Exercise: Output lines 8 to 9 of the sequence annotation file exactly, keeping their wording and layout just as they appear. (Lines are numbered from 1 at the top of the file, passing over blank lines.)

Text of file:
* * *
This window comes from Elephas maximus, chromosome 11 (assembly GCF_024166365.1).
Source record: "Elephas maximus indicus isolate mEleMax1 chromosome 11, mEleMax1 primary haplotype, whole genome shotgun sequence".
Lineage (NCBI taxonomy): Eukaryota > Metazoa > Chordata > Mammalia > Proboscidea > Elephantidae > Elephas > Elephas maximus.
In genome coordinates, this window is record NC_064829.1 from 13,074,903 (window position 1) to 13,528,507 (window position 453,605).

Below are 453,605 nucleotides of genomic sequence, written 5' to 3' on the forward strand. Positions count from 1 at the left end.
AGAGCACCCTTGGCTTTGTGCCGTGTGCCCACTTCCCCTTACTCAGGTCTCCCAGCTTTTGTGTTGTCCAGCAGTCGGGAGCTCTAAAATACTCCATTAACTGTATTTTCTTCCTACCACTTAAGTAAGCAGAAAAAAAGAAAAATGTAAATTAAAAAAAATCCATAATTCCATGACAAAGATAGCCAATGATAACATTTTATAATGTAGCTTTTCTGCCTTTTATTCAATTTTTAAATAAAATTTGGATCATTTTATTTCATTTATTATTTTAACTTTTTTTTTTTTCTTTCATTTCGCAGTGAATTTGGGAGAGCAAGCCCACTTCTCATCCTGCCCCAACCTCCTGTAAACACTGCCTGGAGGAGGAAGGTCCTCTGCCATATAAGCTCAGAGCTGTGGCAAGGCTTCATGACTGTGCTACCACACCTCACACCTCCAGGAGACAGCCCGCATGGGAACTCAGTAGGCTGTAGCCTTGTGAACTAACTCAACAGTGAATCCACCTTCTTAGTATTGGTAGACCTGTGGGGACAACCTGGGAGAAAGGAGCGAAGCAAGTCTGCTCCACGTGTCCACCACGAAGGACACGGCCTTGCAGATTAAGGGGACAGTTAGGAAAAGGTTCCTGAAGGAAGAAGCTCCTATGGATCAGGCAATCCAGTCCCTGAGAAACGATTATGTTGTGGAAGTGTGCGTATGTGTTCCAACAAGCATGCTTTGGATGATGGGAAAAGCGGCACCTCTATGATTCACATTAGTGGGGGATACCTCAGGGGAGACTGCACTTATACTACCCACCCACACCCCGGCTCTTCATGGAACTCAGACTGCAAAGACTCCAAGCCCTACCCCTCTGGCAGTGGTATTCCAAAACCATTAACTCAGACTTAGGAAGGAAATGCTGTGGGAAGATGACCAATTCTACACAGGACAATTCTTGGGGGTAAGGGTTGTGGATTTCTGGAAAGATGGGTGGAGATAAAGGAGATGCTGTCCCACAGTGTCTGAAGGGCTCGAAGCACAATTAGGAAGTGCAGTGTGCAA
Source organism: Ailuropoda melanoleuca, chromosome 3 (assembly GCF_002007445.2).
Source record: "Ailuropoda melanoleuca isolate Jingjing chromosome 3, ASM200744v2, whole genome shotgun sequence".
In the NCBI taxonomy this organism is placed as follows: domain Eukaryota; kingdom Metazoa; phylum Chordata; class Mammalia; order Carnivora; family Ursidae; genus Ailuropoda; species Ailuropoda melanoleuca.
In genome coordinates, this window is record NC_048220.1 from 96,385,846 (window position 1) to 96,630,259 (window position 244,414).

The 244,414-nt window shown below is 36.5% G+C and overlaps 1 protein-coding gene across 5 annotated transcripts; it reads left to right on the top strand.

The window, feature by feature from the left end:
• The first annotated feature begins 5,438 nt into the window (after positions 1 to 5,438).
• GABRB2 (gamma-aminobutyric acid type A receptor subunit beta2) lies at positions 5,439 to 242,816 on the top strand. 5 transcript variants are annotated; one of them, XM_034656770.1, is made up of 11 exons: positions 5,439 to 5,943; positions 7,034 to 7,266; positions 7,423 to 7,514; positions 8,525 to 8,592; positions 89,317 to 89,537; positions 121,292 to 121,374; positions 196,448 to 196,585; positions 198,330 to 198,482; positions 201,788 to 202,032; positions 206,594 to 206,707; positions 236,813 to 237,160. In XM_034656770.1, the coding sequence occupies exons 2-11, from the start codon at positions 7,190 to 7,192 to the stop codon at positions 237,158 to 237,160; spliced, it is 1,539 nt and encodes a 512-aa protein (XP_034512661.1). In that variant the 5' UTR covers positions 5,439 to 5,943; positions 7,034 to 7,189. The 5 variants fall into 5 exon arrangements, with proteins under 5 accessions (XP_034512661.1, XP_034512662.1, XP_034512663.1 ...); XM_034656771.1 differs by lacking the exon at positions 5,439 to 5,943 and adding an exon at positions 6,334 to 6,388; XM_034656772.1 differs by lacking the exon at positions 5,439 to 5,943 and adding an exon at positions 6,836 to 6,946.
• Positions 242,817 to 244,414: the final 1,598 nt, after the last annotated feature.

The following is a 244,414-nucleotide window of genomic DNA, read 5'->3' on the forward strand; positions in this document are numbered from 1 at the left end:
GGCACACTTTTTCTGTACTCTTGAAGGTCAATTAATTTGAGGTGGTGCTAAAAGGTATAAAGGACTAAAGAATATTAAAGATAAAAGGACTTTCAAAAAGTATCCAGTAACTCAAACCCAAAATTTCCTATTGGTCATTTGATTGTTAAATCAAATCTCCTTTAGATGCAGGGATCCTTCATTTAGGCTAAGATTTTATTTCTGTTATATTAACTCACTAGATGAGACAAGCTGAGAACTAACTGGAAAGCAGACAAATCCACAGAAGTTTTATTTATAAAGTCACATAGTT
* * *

Source record: "Ailuropoda melanoleuca isolate Jingjing chromosome 3, ASM200744v2, whole genome shotgun sequence".
In the NCBI taxonomy this organism is placed as follows: domain Eukaryota; kingdom Metazoa; phylum Chordata; class Mammalia; order Carnivora; family Ursidae; genus Ailuropoda; species Ailuropoda melanoleuca.